Washington: The epidemic of food allergy is caused by the absence of certain beneficial bacteria in the human gut, researchers suggest.
“The loss of these bacteria acts as a switch that makes children susceptible to food allergy,” the recent study suggests.
For reasons that remain a mystery, the number of Americans who suffer from food allergy has risen sharply over the last decade to as many 32 million, according to one recent estimate. Nearly 8 percent of children in the U.S. — about two in every classroom — are affected.
One hypothesis is that certain Western lifestyle factors — an increase in births by Caesarean section, a decline in breastfeeding, increased use of antibiotics and smaller family sizes, for example — is disrupting the normal microbial balance in the gut, depriving babies of the “good” bacteria that prepare the immune system to recognize food as harmless.
As part of the study, published in the Journal of Nature Medicine, the researchers began testing this hypothesis by studying gut bacteria in babies with and without food allergies.
The team collected stool samples from 56 food-allergic patients and 98 matched controls. Gerber and his colleagues at Brigham and Women’s Hospital analyzed those samples for changes in bacterial content. The work revealed that the bacteria in the feces of babies with food allergies were different from those of controls. But did those bacterial differences play a role in their food allergies?
To find out, the team transplanted fecal bacteria from the babies into a special strain of allergy-prone mice. They fed the mice small doses of chicken egg protein to sensitize their immune systems to this allergen, then challenged the mice with a large dose.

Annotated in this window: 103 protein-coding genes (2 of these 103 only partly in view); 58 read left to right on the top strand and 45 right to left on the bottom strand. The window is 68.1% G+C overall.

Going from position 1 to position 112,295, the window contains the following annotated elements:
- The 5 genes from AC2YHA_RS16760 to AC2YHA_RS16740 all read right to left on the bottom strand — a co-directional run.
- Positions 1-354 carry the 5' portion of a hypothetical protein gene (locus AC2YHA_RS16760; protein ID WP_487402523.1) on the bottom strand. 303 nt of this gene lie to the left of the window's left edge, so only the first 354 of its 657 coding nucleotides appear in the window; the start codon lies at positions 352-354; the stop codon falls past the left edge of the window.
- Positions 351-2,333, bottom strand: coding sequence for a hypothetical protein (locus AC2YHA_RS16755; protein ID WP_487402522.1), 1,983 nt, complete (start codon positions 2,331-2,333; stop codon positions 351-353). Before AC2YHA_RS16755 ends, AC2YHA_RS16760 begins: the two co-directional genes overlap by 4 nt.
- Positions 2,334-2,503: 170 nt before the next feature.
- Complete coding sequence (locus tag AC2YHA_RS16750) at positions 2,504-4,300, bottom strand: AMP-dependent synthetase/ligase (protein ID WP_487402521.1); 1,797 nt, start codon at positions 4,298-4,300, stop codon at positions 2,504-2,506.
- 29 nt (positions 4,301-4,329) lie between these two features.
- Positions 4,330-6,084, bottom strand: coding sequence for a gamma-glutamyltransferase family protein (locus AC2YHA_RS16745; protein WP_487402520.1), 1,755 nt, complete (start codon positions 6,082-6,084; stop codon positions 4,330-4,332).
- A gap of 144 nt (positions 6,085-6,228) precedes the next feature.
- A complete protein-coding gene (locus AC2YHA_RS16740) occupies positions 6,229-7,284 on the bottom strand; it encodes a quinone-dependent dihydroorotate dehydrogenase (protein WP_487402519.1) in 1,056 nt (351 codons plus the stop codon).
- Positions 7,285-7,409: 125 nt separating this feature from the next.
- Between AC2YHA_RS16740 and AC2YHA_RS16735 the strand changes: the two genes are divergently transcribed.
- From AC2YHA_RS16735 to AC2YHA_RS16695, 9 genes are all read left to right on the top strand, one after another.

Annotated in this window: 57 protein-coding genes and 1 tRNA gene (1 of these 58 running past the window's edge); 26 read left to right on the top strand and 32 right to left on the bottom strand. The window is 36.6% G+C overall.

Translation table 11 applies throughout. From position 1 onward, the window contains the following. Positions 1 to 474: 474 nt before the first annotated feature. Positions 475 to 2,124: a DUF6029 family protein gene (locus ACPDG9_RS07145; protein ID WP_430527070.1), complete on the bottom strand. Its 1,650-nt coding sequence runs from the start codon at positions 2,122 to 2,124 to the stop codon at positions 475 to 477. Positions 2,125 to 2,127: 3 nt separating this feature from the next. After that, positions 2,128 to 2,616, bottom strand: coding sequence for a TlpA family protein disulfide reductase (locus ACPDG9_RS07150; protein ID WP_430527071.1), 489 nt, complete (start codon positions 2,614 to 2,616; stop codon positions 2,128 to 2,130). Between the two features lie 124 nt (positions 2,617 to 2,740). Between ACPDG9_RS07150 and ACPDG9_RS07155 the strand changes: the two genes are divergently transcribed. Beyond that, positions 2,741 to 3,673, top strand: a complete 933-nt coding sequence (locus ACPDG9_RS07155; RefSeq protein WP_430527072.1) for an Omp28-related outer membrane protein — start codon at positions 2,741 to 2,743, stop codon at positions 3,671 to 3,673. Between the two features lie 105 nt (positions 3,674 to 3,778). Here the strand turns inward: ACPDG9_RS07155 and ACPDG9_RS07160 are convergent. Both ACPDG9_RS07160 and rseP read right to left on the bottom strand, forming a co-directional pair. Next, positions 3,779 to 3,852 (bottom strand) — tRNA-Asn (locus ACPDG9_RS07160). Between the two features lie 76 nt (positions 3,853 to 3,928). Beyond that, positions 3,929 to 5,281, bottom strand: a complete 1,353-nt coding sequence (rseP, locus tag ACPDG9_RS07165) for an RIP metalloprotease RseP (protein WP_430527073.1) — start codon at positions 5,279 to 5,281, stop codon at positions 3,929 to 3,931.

The results: Mice that had been given fecal bacteria from food-allergic babies went into the life-threatening reaction called anaphylaxis. “The fecal bacteria from food-allergic subjects did not protect against food allergy, whereas the bacteria from control subjects did,” Chatila says.
“If you give them the right bacteria, the Clostridia, they’re completely resistant to food allergy,” said Talal Chatila, MD, director of the Food Allergy Program at Boston Children’s and a senior author on the paper.
Chatila believes the study proves that the loss of protective gut bacteria is a critical factor in food allergy.
“At the very least it is a fundamental mechanism. And more likely, in my mind, it is the fundamental mechanism on which other things can be layered,” he said.
While previous studies have suggested that certain bacteria can protect against food allergies, Chatila and his colleagues go a step further, describing the specific immunological pathway by which the bacteria act in mice. It begins with a protein, known as MyD88, that serves as a “microbial sensor” in the immune system’s regulatory T cells.
“You need the bacteria to give particular signals that are picked up by nascent regulatory T cells in the gut,” Chatila explains.
Those signals trigger a chain reaction that changes the gut regulatory T cells into a specific type, known as ROR-gamma regulatory T cells, that protect against food allergies.
The team of researchers believe their findings will eventually lead to new treatments that prevent the development of food allergies in newborns at risk. The treatments might take the form of probiotics — mixes of beneficial bacteria — or drugs that prime the immune system in the same way.